NEW YORK—Heaven may be just a concept for some or a remote reality for others, but that insurmountable separation between heaven and earth may be bridged, on occasion, through the arts. Inspired by myths, legends, and China’s 5,000 years of civilization, Shen Yun Symphony Orchestra presents a vivid storytelling experience, exuding a cinematic quality that transports the audience to a panoply of destinations, both cultural and spiritual.
Shen Yun Symphony Orchestra is, by all accounts, the No. 1 orchestra in the world combining Eastern and Western cultural traditions. When it returns to Carnegie Hall for two performances only—Saturday, Oct. 14, at 8 p.m., and Sunday, Oct. 15, at 2:00 p.m.—it will be the musical event of the year.
For those who have seen the phenomenally successful dance productions of Shen Yun Performing Arts on its annual world tours, listening to the company’s orchestra in concert gives the opportunity to enjoy the music in a whole new way. Without dancers on the stage, the music seems to magically conjure a different set of dancers, one arising from the imagination of the audience. Formed of your own mental images, memories, and inspired ideas, these dancers spring upon the open air full of vigor, creating a masterwork of imagination. To put it another way, as the music flourishes, so do you.
Shen Yun Symphony Orchestra is the most successful orchestra in the world to harness the precision and power of Western orchestration and animate it with the authentic instruments and rich melodies of ancient China. Before the 19th century, China was the most advanced civilization on earth for thousands of years. This brilliant cultural reawakening is highlighted by the fact that Shen Yun performs mostly original compositions and punctuates them with celebrated Western classical works. A great new frontier in music is opening up, and Shen Yun is leading the way.
This year’s program begins with “Descent from Heaven: A Renewal.” Although this year’s program notes have not yet been revealed, a similar piece in last year’s program is described thusly: “The sound of the gong opens up the scene of divinities answering a call from the Creator to descend to Earth. Descending lines signal multitudes of beings coming down from the heavens to the world, incarnating into the grand imperial court of China’s Han Dynasty. The delicate melodies of the ancient Chinese string instruments contrast with strong percussive rhythms and the brass section.”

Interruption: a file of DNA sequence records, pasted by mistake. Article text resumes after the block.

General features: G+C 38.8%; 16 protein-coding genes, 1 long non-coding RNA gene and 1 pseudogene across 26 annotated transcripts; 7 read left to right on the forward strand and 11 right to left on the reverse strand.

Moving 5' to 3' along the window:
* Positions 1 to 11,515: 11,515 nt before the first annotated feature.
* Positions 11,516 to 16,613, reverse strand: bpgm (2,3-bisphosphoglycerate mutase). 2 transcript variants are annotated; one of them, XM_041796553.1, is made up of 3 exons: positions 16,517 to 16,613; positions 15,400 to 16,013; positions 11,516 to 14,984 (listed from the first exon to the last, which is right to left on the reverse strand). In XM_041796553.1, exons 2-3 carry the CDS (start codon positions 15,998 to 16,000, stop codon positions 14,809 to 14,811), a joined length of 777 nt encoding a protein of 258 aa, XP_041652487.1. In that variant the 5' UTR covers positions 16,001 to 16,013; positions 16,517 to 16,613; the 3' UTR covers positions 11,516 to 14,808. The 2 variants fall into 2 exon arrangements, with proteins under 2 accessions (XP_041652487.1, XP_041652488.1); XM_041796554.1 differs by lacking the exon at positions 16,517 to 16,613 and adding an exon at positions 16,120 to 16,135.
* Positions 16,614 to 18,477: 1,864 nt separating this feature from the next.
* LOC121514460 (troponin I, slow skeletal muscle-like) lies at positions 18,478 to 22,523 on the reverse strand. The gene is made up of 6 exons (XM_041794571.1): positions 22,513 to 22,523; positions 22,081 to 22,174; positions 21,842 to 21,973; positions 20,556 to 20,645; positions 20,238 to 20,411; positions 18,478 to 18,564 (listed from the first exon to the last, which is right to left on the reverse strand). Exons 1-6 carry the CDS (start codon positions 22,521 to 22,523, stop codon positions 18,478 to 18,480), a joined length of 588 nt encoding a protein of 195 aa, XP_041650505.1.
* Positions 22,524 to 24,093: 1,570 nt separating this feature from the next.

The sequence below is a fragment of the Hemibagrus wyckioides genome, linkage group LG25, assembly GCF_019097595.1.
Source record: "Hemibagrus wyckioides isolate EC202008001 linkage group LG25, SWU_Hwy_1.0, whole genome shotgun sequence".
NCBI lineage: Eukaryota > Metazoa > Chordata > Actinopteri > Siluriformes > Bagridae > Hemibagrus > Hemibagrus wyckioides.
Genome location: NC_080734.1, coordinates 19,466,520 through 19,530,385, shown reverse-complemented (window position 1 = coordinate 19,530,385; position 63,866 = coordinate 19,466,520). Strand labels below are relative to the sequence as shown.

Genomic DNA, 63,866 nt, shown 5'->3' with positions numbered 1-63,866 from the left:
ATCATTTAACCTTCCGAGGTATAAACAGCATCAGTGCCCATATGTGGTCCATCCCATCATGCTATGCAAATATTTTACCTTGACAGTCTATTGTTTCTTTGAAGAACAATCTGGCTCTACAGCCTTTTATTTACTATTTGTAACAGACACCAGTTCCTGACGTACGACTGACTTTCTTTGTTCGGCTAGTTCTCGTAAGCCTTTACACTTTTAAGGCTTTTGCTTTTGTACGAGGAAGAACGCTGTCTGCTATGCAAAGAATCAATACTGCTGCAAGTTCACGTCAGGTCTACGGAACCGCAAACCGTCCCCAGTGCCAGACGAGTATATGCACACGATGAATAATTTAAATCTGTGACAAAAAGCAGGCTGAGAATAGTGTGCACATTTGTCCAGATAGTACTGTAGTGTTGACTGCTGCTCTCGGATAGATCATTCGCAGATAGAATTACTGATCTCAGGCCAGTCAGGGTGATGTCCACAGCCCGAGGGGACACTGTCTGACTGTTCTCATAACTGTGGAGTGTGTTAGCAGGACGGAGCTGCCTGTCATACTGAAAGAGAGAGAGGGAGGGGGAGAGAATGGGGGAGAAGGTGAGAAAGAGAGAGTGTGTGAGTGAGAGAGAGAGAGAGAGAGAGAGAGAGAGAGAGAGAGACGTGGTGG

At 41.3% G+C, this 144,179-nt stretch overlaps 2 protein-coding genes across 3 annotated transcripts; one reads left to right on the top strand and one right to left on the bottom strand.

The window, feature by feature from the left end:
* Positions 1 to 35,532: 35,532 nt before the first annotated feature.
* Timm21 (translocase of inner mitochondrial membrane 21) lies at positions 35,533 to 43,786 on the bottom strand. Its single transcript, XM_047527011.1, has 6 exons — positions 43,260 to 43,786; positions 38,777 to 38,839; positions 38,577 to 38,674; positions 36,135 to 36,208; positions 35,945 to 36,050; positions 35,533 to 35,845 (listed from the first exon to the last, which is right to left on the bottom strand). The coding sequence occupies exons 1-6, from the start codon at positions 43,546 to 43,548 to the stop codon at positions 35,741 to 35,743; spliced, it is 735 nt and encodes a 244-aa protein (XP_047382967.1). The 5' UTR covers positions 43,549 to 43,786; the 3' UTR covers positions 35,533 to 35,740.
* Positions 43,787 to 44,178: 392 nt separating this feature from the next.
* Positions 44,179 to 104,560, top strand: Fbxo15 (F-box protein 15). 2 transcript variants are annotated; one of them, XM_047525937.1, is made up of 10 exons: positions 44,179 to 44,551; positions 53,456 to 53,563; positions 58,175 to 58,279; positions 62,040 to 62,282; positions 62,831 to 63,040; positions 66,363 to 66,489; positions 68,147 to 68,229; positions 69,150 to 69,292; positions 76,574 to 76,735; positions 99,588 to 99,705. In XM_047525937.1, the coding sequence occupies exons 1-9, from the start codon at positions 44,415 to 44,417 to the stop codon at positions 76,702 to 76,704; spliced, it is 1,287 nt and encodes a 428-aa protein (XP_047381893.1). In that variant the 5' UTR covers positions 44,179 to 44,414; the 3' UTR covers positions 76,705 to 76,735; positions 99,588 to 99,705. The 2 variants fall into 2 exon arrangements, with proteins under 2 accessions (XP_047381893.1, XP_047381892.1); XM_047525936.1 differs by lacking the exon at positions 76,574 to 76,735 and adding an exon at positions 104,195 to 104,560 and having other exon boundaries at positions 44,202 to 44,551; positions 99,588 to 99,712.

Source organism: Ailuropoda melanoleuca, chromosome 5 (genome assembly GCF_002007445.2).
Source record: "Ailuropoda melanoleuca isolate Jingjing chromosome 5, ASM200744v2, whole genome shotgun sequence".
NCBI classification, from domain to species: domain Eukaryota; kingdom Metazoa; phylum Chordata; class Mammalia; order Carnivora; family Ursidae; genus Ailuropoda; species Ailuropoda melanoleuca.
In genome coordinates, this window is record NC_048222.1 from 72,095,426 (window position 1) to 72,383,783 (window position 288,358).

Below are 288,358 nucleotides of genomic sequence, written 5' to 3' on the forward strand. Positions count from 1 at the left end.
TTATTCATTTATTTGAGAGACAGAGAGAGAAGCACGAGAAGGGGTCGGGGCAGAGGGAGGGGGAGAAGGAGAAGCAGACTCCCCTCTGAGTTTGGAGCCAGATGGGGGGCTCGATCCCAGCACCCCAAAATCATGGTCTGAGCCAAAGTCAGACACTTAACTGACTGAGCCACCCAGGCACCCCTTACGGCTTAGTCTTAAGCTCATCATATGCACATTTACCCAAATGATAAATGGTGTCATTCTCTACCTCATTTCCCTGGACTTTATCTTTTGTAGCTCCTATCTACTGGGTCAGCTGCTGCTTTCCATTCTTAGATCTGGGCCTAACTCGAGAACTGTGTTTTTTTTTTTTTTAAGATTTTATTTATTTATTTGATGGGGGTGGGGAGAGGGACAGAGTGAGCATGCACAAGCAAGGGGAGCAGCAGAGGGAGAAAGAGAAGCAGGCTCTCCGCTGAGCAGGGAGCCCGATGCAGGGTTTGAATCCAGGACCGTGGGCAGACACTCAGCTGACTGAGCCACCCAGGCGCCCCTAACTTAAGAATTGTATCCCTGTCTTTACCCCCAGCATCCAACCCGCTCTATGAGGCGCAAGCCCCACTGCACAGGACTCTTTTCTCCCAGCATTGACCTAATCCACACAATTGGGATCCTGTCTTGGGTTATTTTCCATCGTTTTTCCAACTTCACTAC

Other highlights of this year’s program include new pieces, such as “The Great Khan,” which tells the story of Kublai Khan, the great Mongol leader and grandson of Genghis Khan who founded China’s Yuan Dynasty in the 13th century; “Tibetan Drums,” replete with the sound of horns conveying the majesty of the Himalayan peaks; and “A Passage in Time,” based on a romantic fairy tale about a young man’s sojourn through a Taoist abode.
Tales recorded in Chinese history tell of wanderers chancing upon hidden worlds. Some have been described as secret abodes of Taoist immortals living in a parallel dimension. The audience feels like one of those wanderers while listening to Shen Yun. The time passes swiftly as if floating upon the harmonious enchantment. When the conductor and orchestra bow at the end of the performance, you wish it would never end.
Milen Nachev will conduct the compositions by Jing Xian, Gao Yuan, Junyi Tan, and the artistic director of Shen Yun, D.F. The orchestra will also perform the third movement of Tchaikovsky’s Violin Concerto, Op. 35; Suppé’s Light Cavalry Overture; and Dvorák’s Slavonic Dance No. 7, Op. 72. The concert will also include solo performances by tenor Tian Ge and soprano Haolan Geng, who are both trained in the original bel canto technique. You will not hear this authentic technique, shared by ancient China and Europe, anywhere else.
After Shen Yun’s performance at Carnegie Hall, the orchestra will continue its tour across North America and Asia.
Tickets start at $38 and are available for purchase online at ShenYunSymphony.org or CarnegieHall.org; by phone on 800-818-2393 or 888-974-3698; or in person at Carnegie Hall on 57th Street and Seventh Avenue, Monday to Saturday from 11 a.m. to 6 p.m. and Sunday from 12 p.m. to 6 p.m.